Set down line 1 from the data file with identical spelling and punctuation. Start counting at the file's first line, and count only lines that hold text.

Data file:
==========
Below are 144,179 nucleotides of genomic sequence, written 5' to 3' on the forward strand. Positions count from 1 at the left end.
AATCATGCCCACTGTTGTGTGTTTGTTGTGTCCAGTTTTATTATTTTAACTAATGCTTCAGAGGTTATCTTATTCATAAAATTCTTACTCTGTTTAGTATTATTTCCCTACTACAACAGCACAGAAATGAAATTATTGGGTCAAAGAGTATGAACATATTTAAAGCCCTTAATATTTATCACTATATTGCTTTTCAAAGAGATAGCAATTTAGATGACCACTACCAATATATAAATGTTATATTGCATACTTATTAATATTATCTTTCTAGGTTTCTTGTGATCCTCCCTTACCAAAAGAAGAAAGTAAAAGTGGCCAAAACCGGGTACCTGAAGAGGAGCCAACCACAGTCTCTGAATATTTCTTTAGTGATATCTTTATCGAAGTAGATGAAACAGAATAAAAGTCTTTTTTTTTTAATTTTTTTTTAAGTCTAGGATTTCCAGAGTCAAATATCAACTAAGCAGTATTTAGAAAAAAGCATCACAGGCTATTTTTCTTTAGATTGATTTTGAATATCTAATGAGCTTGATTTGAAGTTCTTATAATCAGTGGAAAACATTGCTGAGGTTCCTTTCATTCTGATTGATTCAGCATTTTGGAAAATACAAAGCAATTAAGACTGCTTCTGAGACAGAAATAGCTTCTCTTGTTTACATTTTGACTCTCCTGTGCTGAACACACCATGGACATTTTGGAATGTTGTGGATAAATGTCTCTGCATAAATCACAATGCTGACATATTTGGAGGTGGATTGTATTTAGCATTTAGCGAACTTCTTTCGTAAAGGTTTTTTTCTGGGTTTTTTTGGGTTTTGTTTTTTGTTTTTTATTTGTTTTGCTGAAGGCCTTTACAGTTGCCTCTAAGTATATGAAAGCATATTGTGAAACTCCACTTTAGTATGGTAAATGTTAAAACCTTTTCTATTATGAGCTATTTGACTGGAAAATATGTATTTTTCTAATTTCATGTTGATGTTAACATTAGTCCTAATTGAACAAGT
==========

Below are 144,179 nucleotides of genomic sequence, written 5' to 3' on the forward strand. Positions count from 1 at the left end.